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H-O-H covalently bonded. 104.5 degrees. van der waals radius of O=1.4A H=1.2A covalent=0.96A
highly polar molecule: H +ve and oxygen -ve form a dipole bond called a hydrogen bond.
this makes water a liquid not a gas at room temp. the bonds are strong but not stable.
they are constantly breaking and reforming so structure is chaotic.
structure of ice is organised and spacious so less dense than water i.e. ice floats on water
water is a good solvent for charge/polar substances but a bad solvent for non polar substances.
water dissolves salt due to the polarity.
hydrogen bonds
hydrogen bonds form in many other molecules than water.
requires prsesence of hydrogen covalently bonded to an electronegative molecule like oxygen or
nitrogen (donor) and in presence of another polar electronegative molecule (acceptor)
bond is stronger when straight aligned with the compound hydrogen is bonded to
bond strengths: covalent > ionic > hydrogen bond > van der waals
ionic is much weaker in water
acid base buffers pH
water self ionises: H20 H+ + OH- H+ is in the form of hydronium ion H3O+
a mole contains 6.02x1023 molecules
molecular mass is the number of g in one mole (given on periodic table)
concentration is measured in MOLES per LITRE (M)
e.g. 1L = 1000ml = 1000g
1 mole of water has a mass of 18g
so mol/L is 1000/18 = 55.6 M or moles of water in a litre of water
equilibrium constant is the concentration of products / reactants
Keq = [H+] . [OH-] / [H2O]
Kw is the ion product of water and is always constant at 1x10-14 M2
pH = -log[H+] as pH is determined by conc of H+ (H3O+)
remember pH measures occurence of H+ (H3O+) i n water i.e. 1 in 100,000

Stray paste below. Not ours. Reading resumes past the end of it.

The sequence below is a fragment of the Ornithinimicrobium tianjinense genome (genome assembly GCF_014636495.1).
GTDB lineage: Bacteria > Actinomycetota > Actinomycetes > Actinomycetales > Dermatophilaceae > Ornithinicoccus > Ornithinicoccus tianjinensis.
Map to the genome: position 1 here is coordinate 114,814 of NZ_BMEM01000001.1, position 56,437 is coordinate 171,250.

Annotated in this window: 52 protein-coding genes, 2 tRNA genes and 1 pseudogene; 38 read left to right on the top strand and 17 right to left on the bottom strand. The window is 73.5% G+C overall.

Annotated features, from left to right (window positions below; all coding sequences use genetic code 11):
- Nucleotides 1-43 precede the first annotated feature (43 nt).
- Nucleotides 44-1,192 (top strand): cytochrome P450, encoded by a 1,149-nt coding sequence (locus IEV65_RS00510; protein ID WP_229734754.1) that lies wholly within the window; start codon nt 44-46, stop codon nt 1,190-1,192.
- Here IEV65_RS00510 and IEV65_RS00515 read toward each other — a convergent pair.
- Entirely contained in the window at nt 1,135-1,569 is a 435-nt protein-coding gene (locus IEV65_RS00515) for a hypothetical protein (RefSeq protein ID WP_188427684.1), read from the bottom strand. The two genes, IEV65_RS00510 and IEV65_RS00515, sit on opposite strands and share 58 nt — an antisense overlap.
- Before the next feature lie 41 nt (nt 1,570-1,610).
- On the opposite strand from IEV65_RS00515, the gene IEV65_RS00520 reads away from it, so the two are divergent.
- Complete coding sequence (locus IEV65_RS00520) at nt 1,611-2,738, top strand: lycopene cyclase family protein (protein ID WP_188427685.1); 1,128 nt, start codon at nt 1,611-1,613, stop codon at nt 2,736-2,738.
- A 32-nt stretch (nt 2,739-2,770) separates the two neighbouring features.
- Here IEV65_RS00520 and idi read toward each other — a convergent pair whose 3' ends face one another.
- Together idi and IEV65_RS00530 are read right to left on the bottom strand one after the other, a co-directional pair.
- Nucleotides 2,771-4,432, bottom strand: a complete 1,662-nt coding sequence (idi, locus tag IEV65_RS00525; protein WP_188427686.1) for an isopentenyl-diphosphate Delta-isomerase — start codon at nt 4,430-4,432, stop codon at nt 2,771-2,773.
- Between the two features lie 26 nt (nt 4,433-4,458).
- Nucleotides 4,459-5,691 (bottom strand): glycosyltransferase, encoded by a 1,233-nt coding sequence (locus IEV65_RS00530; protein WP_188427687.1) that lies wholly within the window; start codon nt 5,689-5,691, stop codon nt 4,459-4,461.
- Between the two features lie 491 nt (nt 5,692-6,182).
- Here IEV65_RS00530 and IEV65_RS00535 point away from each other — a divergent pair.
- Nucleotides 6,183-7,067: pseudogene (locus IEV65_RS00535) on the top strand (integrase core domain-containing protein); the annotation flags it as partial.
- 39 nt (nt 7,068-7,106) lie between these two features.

pH and pOH always adds to 14 e.g. in neutral solution [H+] = [OH-] and so pH is 7
pH scale is logarithmic so pH 5 is 10 times more acidic than pH 6
acids are proton donors.
bases are proton acceptors.
strong acids and bases will completely dissociate in water
whereas weak acids and bases only partially dissociate
each acid has a conjugate base and vice versa that forms in dissociation
HCl is a strong acid so it fully dissociates
1M of HCl gives 1M of H+ pH = -log(1) = 0
NaOH is a strong base
1M NaOH gives 1M of OH[OH-] . [H+] = 10-14 pH = -log(10-14) = 14

weak acid dissociation is determined by the acid dissociation constant: Ka

can be used to calculate pH
log(Ka) = pKa
-log(H+) = pH
pH = pKa + log [proton acceptor] / [proton donor] or [base] / [acid]
known as henderson-hasselbach equation
when [A-] = [HA] then pH = pKa solution can be used as a buffer
buffers resist the change of pH and are most efficient at pH = pKa
they are mixtures of weak acid and their conjugate base
buffering region is 1 pH above and below. after this pH changes rapidly.
different weak acids have different pKas and buffer regions so can limit to different pHs
the Ka of a weak acid is constant
Ka = [A-].[H+] / [HA]
when strong acid is added (H+ added) then [A-] must go down (by combining with the H+) in order to
keep the equilibrium constant
pI is the isoelectric point and is the pH at which the molecule has no net charge
pI = 1/2 (pK1 + pK2) where 1 and 2 are either side of the neutral molecule
in panic attacks, hyperventilation increases CO2 conc so blood pH drops below 7.35 (acidemia)
different enzymes have different optimal pHs and ranges at which they function